Very Slight Stories | Like short stories, only shorter.

'Darcy and O'Mara' is a novel by Arthur Cronin.
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Tuesday, August 04, 2009


A Good Gardener

   Raymond enjoyed painting. He thought it was much better than painting. People who painted envied him, but he thought they should be envying him instead. He envied them because he wanted to be able to paint as well. His wife was the sea, and so was his dog. He was not his wife for a brief period between 1963 and 1964. In 1965 he qualiflowered as a gardener when he was expecting to become a mechanic. He worked in the gardens of a manor house. He often heard voices in the gardens, but he never found the sources of these voices, and the sources couldn't hear him when he spoke. One day he heard the voices of two men. "Am I dead yet?" one of them said.
   "No. I'll tell you when you're dead," the other one said. "I'll tell you when you die."
   "Every time you complain about my various endeavours it makes my higher Agnes cry."
   "She cries because she looks at pictures of the green man."
   "She looks at pictures of the green man because you complain about my various endeavours. She says she had a premonition of me falling down a mineshaft. She always has that vision after crying over pictures of the green man."
   "Lassie will help you."
   "Lucky Lassie or Dumb Lassie?"
   "Dumb Lassie."
   "Do you think Dumb Lassie knows what to do about a man in a mineshaft? Do you think Dumb Lassie would help you bake your sand castles?"
   "I don't know. I'll tell you when I know."
   "When will that be?"
   "Possibly when I die."
   "How will you know when you die?"
   "I don't know."
   "I'll tell you when you die."
   "Good. Can I have your salad?"
   "No. I need it."
   "Where's your wife today?"
   "She's off to buy a phone that's a little bit bigger than a pheasant."
   When Raymond was walking through the orchard that evening he saw a rotary phone mechanic hammering the crap out of a phone till King Jingelwash arrived. Raymond was shocked because he was able to see King Jingelwash and the rotary phone mechanic. The mechanic didn't know what to do with the mobile phone, or what once was a mobile phone. Raymond always wanted to be a mechanic. When King Jingelwash led the mechanic away, Raymond gathered all of the pieces and tried to put them back together.
   It was late at night when his work on the phone was completed. The phone was a good bit bigger than a good sized pheasant. It was mobile, but you'd get tired of lifting it before too long. He picked up the receiver and pressed some of the buttons. He heard the voices he had heard earlier.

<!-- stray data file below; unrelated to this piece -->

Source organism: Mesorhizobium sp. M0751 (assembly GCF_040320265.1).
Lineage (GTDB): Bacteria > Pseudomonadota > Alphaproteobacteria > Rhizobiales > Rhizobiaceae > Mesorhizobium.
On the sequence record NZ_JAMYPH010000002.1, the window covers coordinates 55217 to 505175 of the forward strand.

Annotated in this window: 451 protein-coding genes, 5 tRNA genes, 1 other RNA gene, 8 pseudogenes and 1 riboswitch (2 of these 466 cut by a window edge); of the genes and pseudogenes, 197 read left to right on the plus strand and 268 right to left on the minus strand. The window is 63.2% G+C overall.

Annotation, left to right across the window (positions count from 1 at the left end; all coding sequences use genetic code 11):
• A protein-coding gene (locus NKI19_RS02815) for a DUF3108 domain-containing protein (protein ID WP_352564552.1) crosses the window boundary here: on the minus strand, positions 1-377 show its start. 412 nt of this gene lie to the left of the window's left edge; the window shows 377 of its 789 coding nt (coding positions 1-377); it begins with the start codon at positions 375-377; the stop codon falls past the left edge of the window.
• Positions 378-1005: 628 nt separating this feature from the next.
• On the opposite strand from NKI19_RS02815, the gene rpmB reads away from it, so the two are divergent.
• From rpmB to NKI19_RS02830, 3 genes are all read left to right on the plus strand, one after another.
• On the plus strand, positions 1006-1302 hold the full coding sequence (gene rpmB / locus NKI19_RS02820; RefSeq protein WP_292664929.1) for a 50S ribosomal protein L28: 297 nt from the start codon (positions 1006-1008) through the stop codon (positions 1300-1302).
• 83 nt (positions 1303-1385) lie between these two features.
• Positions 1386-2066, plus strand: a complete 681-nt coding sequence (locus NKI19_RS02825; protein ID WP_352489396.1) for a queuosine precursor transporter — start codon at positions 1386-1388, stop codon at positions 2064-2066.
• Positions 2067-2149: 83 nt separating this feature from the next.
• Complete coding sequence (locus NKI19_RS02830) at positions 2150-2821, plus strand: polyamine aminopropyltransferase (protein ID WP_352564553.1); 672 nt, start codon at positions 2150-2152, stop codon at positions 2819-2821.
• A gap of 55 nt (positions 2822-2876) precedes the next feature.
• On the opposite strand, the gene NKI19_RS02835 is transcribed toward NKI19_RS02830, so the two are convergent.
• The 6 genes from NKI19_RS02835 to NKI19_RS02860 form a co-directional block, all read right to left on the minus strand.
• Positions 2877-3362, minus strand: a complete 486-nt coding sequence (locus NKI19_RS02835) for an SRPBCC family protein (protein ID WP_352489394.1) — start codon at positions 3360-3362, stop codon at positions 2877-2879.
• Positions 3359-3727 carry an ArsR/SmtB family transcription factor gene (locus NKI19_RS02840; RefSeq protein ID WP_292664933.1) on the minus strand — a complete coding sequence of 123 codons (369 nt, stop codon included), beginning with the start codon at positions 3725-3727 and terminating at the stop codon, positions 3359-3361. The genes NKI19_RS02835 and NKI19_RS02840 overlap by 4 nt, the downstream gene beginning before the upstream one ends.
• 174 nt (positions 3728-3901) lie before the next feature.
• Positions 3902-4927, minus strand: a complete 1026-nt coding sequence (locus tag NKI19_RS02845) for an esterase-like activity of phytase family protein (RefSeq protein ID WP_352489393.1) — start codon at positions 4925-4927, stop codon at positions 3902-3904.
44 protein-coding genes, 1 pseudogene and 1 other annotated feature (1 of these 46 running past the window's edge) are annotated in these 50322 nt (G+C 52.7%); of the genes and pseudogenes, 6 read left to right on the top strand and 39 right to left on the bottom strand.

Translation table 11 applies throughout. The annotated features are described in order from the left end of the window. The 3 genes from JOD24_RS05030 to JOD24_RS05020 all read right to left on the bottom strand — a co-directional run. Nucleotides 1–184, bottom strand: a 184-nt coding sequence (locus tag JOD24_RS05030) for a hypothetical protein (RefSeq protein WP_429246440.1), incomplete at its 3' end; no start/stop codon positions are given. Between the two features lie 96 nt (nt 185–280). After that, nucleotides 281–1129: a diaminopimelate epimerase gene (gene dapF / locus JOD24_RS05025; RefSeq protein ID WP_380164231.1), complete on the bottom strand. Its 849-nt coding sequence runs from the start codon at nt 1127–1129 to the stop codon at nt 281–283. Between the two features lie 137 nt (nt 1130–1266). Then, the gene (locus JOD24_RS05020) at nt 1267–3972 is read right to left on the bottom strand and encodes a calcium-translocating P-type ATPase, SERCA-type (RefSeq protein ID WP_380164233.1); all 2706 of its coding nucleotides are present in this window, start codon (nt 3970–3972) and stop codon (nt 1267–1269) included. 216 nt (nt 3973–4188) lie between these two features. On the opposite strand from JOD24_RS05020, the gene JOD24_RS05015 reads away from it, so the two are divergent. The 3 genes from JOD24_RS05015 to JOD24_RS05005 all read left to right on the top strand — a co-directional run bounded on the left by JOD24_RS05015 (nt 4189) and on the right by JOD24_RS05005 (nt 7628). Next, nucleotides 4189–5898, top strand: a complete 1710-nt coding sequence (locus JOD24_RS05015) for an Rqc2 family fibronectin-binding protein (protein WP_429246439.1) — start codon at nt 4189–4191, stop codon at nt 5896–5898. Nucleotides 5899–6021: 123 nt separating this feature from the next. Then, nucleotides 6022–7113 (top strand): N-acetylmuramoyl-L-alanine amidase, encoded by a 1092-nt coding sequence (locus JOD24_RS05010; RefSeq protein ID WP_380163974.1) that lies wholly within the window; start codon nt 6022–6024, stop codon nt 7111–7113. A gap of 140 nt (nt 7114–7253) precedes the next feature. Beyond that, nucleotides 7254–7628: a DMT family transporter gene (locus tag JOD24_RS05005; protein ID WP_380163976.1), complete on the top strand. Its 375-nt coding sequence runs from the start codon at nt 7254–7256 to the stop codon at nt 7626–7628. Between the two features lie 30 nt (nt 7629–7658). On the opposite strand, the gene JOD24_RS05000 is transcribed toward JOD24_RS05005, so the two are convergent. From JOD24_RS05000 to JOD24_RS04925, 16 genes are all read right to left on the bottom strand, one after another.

"You can have my flag, Harry," one of them said.
   "Does Agnes know you're letting other people use your flag?"
   "I don't know."
   "That sounds like a 'no' to me."
   "I haven't told her."
   "Then how's she supposed to know?"
   "When she sees someone else using it."
   "And what if she sees me using it and starts hitting me with an umbrella?"
   "She's more likely to start hitting me with an umbrella for letting you use it. But I don't think she'd mind."
   "Fair enough."
   Raymond said 'hello', and he was amazed to find that they could hear him. He didn't know what to say, so he just spoke about the weather.
   He enjoyed working on the phone so much that he built a replica. On this phone he could hear other voices, and he was able to talk to the people on the other end of the line, assuming they were people. He built more phones and he heard other voices that he'd previously heard in the garden. He had conversations on his phones every day, and the more he spoke, the healthier the garden seemed to be. The grass seemed greener, and the colours of the flowers were more vivid. He developed a reputation for being an expert gardener. He was glad that being a good gardener involved being a good mechanic.

The Tree and the Horse
Henry Seaward-Shannon
A Walk in the Rain
The East Cork Patents Office
Words are my favourite noises




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very slight stories

They Met a Bear
  They stopped in a small seaside town and they went for a walk. They met a bear.
  This is one version of the story. In another version, they met a sailor, and in this one they ended up being held at gunpoint on a speedboat and becoming unwilling participants in a diamond robbery while disguised as a cow, and sharing in the proceeds of that crime.
  So when they tell the story they just say, "We met a bear. He waved at us."

The Story of the Fortune Teller and the Alarm Clock
  A fortune teller threw an alarm clock at me. This story is deliberately lacking in details to mock the predictions of the fortune teller. Although she was right when she said she'd throw an alarm clock at me.

  One. Two. Three, the study. Four, a candle stick. Five. Six...
  Seven is missing, presumed dead. One has taken up the case, and two is helping him in his investigations. They both suspect six. Seven was last seen next to six in the garden.
  But seven isn't really dead. He's consumed half a bottle of whiskey and he's currently in the orchard, talking to a rabbit. "One of us is as boring as a gate post," he says, "and it's not..." He stops to count on his fingers. "No, actually it is me."
  Eight nine ten.

Debbie and his dog
  Debbie was sick of people mistaking her for a man.
  "Is your dog my parole officer?"
  She was sick of people asking her that too.

Very Slight Stories: like short stories, only shorter

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